In November 2003, psychiatrists at the University of Minnesota used the threat of involuntary commitment to force a mentally ill young man named Dan Markingson into a very profitable, industry-funded study of antipsychotic drugs. Dan was enrolled in the study over the objections of his mother, Mary Weiss. For months Mary tried desperately to get him out of the study, warning the psychiatrists that Dan’s condition was deteriorating and that he was in danger of killing himself. The psychiatrists refused to listen to her. On May 8, 2004, Dan committed suicide, and Mary lost her only child.
After nine years of unsuccessful attempts to get research oversight bodies to look into the circumstances surrounding Dan’s death, Mary and her friend Mike Howard have started a petition to the governor of Minnesota, asking for an external investigation. After only a few days, over seventy academic specialists in health law, bioethics and medical humanities have signed on, including a former editor of the New England Journal of Medicine, a co-founder of the Cochrane Collaboration, the former Health and Disability Commissioner of New Zealand, the historian who uncovered the US government-led Guatemala syphilis experiments, and the editors of two leading bioethics journals. Even more gratifying has been the overwhelming support of former psychiatric patients, research subjects, and mental health activists. Many Minnesotans are on the list, but signatures have also come from New Zealand, Australia, Canada and all over Europe. Many former patients have left powerful comments on the petition.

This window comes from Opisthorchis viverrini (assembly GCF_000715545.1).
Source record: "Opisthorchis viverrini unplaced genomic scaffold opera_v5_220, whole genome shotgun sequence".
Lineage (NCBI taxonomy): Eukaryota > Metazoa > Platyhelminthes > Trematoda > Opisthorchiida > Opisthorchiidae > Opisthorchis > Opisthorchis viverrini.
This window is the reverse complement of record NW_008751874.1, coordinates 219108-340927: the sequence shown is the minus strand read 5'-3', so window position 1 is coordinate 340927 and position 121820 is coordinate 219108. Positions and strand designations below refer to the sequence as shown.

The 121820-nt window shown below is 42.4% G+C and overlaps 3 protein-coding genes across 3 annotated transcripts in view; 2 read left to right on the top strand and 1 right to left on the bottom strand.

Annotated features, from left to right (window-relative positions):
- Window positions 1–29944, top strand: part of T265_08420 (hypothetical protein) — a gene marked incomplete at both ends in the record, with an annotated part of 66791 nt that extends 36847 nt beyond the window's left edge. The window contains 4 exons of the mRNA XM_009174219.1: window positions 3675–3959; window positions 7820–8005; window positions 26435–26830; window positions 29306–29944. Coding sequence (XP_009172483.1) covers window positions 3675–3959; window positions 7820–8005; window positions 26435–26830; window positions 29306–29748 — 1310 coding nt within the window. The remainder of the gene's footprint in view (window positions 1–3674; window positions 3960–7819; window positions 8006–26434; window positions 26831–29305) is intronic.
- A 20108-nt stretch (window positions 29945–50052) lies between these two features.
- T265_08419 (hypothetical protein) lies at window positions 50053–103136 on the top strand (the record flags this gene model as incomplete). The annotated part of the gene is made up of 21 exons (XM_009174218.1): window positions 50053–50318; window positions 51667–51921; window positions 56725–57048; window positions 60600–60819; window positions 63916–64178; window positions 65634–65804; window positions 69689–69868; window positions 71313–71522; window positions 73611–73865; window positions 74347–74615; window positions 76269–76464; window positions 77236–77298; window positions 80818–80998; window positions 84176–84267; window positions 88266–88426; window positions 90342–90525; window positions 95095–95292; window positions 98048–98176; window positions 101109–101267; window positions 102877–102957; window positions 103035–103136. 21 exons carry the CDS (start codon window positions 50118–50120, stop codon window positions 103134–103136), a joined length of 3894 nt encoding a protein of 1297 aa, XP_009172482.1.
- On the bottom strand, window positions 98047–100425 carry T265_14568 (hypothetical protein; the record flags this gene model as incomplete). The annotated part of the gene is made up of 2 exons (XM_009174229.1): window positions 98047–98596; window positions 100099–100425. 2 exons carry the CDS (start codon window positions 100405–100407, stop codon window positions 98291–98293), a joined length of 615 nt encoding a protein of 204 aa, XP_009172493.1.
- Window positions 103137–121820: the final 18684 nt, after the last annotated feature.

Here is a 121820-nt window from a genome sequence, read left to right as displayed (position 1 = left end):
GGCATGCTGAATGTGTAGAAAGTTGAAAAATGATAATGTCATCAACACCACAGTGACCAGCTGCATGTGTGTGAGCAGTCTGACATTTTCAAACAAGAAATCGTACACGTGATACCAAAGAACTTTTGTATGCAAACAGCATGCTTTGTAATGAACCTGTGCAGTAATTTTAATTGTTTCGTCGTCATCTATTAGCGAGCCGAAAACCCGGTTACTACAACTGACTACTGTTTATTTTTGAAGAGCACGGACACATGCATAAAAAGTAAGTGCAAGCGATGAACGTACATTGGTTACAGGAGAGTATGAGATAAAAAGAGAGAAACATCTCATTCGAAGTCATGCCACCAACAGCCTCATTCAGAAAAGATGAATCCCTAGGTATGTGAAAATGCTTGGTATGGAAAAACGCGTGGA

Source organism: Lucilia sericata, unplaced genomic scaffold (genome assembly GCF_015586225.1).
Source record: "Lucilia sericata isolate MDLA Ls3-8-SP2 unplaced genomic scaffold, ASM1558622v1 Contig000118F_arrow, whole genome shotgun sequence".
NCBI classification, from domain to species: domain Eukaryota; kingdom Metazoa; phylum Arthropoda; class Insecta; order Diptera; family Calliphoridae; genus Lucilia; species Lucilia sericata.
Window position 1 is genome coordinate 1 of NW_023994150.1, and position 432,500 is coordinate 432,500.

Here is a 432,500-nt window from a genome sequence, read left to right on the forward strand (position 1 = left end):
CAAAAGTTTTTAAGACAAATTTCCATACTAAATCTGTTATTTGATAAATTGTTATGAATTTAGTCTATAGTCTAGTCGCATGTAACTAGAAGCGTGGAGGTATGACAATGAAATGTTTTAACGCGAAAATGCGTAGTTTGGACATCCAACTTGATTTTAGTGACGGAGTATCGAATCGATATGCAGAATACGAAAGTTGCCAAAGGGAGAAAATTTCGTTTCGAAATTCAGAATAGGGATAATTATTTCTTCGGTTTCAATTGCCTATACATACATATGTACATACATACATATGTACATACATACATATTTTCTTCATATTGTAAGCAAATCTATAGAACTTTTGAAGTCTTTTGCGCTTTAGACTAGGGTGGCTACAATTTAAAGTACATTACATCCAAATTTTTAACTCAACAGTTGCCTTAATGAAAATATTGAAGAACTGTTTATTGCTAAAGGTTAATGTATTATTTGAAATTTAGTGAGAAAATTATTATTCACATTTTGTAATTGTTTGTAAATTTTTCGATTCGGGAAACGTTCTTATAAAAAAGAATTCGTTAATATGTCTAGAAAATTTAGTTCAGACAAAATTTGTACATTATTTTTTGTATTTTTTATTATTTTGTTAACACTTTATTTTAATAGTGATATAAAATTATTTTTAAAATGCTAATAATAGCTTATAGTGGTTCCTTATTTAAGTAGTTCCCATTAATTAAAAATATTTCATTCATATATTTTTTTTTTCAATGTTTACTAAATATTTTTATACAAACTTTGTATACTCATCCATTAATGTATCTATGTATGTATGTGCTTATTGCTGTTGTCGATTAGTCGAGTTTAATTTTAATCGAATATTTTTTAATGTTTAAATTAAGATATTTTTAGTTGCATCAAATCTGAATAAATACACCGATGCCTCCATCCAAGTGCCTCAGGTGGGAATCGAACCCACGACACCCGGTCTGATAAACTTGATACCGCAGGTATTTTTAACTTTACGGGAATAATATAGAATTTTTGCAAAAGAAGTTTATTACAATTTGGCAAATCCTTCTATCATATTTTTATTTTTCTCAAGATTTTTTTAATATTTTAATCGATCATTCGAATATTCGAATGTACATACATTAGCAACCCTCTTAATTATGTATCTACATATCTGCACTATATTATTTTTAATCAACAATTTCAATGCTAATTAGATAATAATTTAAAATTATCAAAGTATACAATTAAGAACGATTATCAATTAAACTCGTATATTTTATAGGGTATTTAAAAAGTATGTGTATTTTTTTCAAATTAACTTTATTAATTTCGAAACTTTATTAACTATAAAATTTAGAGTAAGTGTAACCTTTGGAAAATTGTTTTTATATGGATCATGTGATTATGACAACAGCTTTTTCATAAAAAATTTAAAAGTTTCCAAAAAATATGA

Regular readers of Mad in America will be very familiar with the case of Dan Markingson. But if you want to know more, I urge you to read my 2010 article in Mother Jones magazine, “Making a Killing.” For an update on recent developments and a biting criticism of the University of Minnesota’s General Counsel, have a look at this post by Stanford’s Matt Lamkin on the Stanford Law and Biosciences blog. And for a deep look, consider Dr. Judy Stone’s five-part series on the case for the Scientific American blog.
Most of all, though, sign the petition here or at the link below. Leave a comment on the petition, and pass it along to others. The movement is gathering momentum, and Mary could use your help.
Mad in America hosts blogs by a diverse group of writers. These posts are designed to serve as a public forum for a discussion—broadly speaking—of psychiatry and its treatments. The opinions expressed are the writers’ own.